As we have previously written about here, here, and here, the Illinois Biometric Information Privacy Act (BIPA) has generated some high profile litigation in recent years. The Illinois Supreme Court’s last opportunity to consider one of the country’s most protective laws concerning biometric data came in 2019 in its decision in Rosenbach v. Six Flags Entertainment Corporation, which we wrote about here. Recently, the Illinois Supreme Court has granted permission to appeal another potentially impactful decision interpreting BIPA.
BIPA was enacted in 2008 to help regulate the collection, use, safeguarding, handling, storage, retention, and destruction of biometric identifiers and information. The BIPA defines “biometric identifier” as “a retina or iris scan, fingerprint, voiceprint, or scan of hand or face geometry.” It defines “biometric information” as “any information, regardless of how it is captured, converted, stored, or shared, based on an individual’s biometric identifier used to identify an individual.” The BIPA provides for fines of $1,000 to $5,000 for each violation.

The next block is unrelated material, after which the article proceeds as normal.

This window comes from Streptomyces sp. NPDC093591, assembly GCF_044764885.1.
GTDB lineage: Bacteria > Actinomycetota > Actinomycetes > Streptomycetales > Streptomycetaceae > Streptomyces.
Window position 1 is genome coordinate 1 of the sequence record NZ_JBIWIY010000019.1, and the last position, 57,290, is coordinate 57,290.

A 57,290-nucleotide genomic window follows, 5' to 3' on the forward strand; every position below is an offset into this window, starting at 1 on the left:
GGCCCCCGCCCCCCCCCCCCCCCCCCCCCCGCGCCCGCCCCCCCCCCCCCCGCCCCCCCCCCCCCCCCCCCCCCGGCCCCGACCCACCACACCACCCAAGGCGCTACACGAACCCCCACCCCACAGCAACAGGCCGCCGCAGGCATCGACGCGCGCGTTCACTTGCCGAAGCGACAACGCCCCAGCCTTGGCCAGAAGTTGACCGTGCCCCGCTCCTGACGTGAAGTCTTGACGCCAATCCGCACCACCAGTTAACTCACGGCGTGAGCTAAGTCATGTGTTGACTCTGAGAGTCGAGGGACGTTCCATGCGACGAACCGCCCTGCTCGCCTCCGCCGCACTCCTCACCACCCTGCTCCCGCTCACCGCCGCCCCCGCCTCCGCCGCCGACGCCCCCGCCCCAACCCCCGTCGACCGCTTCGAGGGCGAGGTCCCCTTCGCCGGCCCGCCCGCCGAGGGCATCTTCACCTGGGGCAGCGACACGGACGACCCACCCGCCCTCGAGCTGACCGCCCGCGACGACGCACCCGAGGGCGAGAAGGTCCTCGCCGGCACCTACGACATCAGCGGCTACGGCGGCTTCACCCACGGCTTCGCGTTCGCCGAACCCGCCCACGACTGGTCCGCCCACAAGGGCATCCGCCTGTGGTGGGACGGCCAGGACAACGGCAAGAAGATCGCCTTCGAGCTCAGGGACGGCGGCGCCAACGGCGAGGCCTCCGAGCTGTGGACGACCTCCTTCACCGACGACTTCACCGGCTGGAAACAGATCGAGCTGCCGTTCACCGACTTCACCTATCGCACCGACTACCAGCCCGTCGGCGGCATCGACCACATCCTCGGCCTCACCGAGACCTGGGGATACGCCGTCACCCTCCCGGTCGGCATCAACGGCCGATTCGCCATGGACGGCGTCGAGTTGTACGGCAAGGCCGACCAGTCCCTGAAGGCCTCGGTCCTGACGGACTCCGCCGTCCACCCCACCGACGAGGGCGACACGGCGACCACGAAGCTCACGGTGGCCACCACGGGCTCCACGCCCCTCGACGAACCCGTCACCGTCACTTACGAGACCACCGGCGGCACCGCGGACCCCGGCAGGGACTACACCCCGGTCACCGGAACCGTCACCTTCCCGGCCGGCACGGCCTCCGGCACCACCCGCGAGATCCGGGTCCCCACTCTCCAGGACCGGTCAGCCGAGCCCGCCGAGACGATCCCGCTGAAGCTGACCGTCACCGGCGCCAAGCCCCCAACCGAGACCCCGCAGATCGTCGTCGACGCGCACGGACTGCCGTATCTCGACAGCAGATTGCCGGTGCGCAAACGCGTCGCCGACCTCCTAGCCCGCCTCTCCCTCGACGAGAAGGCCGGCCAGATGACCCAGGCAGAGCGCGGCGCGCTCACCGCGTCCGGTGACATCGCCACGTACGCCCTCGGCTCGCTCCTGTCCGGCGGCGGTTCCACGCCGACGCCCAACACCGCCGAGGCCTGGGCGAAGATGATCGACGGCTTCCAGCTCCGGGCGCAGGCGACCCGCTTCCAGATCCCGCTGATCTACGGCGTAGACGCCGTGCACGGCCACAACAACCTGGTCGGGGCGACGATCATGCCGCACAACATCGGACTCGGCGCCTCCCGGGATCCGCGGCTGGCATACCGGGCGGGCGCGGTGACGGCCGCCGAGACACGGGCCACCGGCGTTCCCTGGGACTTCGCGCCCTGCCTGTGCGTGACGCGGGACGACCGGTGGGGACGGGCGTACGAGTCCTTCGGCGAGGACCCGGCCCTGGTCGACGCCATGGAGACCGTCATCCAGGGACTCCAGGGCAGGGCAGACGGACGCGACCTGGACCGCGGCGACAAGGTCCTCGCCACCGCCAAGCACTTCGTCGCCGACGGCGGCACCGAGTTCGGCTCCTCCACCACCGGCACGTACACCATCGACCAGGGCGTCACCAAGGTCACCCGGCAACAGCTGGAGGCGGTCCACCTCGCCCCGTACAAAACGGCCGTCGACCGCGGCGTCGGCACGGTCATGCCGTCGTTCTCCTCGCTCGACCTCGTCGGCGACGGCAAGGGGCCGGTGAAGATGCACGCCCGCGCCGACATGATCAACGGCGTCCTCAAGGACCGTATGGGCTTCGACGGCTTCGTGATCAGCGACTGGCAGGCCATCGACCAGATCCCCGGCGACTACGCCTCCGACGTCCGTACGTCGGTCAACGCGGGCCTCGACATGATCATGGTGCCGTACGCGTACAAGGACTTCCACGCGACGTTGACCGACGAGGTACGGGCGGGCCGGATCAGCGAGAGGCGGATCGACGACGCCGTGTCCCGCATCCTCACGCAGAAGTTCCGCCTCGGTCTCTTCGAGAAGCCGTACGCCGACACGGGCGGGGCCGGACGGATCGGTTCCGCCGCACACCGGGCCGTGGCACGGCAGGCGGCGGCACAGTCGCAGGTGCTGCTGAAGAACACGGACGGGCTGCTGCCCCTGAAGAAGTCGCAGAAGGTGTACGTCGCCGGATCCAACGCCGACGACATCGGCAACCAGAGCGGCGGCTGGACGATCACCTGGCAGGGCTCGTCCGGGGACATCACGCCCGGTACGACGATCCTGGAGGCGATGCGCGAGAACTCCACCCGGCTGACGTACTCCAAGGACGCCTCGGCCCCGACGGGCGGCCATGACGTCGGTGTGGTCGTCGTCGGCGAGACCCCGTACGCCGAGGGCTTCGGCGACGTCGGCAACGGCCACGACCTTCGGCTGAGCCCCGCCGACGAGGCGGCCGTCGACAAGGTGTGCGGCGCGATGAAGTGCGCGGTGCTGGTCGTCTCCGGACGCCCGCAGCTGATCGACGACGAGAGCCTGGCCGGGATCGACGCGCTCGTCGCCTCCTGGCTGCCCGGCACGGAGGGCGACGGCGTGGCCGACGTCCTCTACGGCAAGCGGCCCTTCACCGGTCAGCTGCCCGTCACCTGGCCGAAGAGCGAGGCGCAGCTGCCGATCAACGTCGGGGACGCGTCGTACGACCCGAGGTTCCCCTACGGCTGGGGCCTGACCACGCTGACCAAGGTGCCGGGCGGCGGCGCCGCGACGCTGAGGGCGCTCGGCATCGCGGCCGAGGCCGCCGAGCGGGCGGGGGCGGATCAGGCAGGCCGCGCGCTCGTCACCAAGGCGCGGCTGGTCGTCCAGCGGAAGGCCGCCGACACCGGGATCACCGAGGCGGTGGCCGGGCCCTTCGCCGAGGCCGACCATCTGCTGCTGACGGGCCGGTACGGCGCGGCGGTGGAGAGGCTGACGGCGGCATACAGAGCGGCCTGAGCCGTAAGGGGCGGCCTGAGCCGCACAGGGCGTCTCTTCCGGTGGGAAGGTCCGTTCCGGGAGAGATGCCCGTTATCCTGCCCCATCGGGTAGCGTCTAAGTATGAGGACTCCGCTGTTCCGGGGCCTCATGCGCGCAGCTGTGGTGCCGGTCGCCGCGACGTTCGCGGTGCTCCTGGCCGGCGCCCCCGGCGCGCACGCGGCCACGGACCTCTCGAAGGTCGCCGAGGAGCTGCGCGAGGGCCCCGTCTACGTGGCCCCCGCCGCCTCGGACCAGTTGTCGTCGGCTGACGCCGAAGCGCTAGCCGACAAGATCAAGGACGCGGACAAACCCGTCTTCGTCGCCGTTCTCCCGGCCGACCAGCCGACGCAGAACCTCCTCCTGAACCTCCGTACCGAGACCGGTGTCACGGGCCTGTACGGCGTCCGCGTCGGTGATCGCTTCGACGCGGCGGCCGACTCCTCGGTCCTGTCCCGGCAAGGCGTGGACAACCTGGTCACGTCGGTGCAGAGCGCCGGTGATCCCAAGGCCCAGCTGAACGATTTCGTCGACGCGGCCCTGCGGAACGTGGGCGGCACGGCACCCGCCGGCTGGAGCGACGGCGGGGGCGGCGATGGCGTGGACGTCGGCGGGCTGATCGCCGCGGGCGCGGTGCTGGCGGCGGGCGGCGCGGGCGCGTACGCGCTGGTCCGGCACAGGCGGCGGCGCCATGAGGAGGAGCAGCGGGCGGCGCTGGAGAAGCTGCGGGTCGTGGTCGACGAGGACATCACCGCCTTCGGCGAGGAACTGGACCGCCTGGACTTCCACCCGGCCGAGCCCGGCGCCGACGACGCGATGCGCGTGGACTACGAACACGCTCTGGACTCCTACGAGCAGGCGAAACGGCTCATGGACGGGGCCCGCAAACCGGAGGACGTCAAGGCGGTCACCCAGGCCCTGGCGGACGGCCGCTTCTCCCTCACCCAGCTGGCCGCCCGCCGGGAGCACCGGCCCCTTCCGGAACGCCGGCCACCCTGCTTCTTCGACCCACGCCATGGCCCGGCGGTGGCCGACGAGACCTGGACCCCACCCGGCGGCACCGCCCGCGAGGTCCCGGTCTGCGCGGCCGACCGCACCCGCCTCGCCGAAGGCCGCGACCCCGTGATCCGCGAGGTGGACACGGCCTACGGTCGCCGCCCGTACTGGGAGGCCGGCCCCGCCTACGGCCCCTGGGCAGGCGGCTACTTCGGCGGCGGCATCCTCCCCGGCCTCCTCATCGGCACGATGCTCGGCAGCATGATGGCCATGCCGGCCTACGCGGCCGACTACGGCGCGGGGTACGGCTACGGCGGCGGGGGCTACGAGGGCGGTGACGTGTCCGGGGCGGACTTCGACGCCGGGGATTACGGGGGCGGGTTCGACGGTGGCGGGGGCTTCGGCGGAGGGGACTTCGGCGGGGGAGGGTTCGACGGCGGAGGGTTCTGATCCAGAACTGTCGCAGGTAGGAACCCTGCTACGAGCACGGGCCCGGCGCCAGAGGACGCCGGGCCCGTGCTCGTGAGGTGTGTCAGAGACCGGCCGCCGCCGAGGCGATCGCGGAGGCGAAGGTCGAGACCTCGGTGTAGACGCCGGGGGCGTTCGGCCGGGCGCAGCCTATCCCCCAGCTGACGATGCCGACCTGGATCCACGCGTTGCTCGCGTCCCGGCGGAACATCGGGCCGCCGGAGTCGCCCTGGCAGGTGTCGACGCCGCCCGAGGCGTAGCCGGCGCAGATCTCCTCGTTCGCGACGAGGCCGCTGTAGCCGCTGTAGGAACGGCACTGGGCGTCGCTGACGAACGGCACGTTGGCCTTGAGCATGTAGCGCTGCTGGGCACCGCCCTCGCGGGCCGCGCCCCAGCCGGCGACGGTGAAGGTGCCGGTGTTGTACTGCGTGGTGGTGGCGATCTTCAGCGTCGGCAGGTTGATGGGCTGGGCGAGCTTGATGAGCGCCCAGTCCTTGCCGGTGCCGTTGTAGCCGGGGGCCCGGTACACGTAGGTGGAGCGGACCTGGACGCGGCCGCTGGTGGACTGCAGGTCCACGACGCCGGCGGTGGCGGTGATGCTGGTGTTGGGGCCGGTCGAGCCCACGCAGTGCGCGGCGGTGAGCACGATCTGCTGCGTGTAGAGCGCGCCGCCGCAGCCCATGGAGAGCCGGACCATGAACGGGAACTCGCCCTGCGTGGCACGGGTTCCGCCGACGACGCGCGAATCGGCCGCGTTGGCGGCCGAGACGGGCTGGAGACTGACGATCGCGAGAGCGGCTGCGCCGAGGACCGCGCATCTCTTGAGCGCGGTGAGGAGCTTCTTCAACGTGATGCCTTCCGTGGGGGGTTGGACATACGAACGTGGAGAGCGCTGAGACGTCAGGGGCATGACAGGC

On January 27, 2021, the Illinois Supreme Court granted leave to appeal the Illinois Court of Appeals for the First District’s recent decision in McDonald v. Symphony Bronzeville Park LLC, 2020 IL App (1st) 192398. The McDonald case considered the very specific, yet important, issue of whether the exclusivity provisions of the Illinois Workers’ Compensation Act preempted claims statutory damages under BIPA. In its decision, the First District ruled that the Illinois Workers’ Compensation Act, and specifically its exclusive remedy provisions do not bar claims for statutory damages under BIPA. Continue reading ›